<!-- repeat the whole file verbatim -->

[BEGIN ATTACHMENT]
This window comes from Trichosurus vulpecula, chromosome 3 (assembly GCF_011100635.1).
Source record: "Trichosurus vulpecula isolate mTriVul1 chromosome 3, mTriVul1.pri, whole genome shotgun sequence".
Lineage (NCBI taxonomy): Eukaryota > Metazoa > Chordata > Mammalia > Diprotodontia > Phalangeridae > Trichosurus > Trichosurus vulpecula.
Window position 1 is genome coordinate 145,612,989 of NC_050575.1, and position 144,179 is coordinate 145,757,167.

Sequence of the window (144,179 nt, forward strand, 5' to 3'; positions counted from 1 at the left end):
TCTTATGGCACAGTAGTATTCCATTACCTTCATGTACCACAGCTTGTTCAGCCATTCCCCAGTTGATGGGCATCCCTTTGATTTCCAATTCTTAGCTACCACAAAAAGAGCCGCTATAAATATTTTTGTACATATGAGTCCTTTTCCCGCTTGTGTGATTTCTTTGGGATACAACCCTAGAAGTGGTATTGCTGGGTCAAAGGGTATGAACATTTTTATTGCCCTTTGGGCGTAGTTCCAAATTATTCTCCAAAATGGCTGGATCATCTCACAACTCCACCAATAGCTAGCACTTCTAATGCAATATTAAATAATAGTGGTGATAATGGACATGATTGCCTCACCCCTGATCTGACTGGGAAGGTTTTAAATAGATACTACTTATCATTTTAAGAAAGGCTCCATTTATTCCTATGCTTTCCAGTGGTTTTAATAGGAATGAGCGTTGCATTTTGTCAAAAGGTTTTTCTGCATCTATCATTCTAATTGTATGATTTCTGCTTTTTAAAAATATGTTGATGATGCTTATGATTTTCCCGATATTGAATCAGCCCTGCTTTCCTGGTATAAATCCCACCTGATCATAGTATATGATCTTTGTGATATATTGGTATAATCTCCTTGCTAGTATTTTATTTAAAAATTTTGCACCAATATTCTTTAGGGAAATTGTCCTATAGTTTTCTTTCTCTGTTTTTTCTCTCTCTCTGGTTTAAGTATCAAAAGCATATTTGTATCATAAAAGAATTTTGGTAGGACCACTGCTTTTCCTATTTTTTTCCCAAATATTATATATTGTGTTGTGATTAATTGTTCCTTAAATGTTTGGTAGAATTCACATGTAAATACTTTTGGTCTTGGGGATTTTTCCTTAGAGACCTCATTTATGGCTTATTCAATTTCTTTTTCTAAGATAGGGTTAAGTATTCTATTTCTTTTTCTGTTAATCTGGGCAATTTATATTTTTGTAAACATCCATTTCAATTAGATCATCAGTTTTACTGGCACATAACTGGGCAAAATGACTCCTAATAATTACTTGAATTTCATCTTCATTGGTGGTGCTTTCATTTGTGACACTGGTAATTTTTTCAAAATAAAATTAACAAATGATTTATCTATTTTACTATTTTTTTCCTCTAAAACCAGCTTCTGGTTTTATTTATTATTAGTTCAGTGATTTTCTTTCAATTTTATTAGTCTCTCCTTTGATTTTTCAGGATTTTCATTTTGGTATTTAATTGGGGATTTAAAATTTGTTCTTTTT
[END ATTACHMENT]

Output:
This window comes from Trichosurus vulpecula, chromosome 3 (assembly GCF_011100635.1).
Source record: "Trichosurus vulpecula isolate mTriVul1 chromosome 3, mTriVul1.pri, whole genome shotgun sequence".
Lineage (NCBI taxonomy): Eukaryota > Metazoa > Chordata > Mammalia > Diprotodontia > Phalangeridae > Trichosurus > Trichosurus vulpecula.
Window position 1 is genome coordinate 145,612,989 of NC_050575.1, and position 144,179 is coordinate 145,757,167.

Sequence of the window (144,179 nt, forward strand, 5' to 3'; positions counted from 1 at the left end):
TCTTATGGCACAGTAGTATTCCATTACCTTCATGTACCACAGCTTGTTCAGCCATTCCCCAGTTGATGGGCATCCCTTTGATTTCCAATTCTTAGCTACCACAAAAAGAGCCGCTATAAATATTTTTGTACATATGAGTCCTTTTCCCGCTTGTGTGATTTCTTTGGGATACAACCCTAGAAGTGGTATTGCTGGGTCAAAGGGTATGAACATTTTTATTGCCCTTTGGGCGTAGTTCCAAATTATTCTCCAAAATGGCTGGATCATCTCACAACTCCACCAATAGCTAGCACTTCTAATGCAATATTAAATAATAGTGGTGATAATGGACATGATTGCCTCACCCCTGATCTGACTGGGAAGGTTTTAAATAGATACTACTTATCATTTTAAGAAAGGCTCCATTTATTCCTATGCTTTCCAGTGGTTTTAATAGGAATGAGCGTTGCATTTTGTCAAAAGGTTTTTCTGCATCTATCATTCTAATTGTATGATTTCTGCTTTTTAAAAATATGTTGATGATGCTTATGATTTTCCCGATATTGAATCAGCCCTGCTTTCCTGGTATAAATCCCACCTGATCATAGTATATGATCTTTGTGATATATTGGTATAATCTCCTTGCTAGTATTTTATTTAAAAATTTTGCACCAATATTCTTTAGGGAAATTGTCCTATAGTTTTCTTTCTCTGTTTTTTCTCTCTCTCTGGTTTAAGTATCAAAAGCATATTTGTATCATAAAAGAATTTTGGTAGGACCACTGCTTTTCCTATTTTTTTCCCAAATATTATATATTGTGTTGTGATTAATTGTTCCTTAAATGTTTGGTAGAATTCACATGTAAATACTTTTGGTCTTGGGGATTTTTCCTTAGAGACCTCATTTATGGCTTATTCAATTTCTTTTTCTAAGATAGGGTTAAGTATTCTATTTCTTTTTCTGTTAATCTGGGCAATTTATATTTTTGTAAACATCCATTTCAATTAGATCATCAGTTTTACTGGCACATAACTGGGCAAAATGACTCCTAATAATTACTTGAATTTCATCTTCATTGGTGGTGCTTTCATTTGTGACACTGGTAATTTTTTCAAAATAAAATTAACAAATGATTTATCTATTTTACTATTTTTTTCCTCTAAAACCAGCTTCTGGTTTTATTTATTATTAGTTCAGTGATTTTCTTTCAATTTTATTAGTCTCTCCTTTGATTTTTCAGGATTTTCATTTTGGTATTTAATTGGGGATTTAAAATTTGTTCTTTTT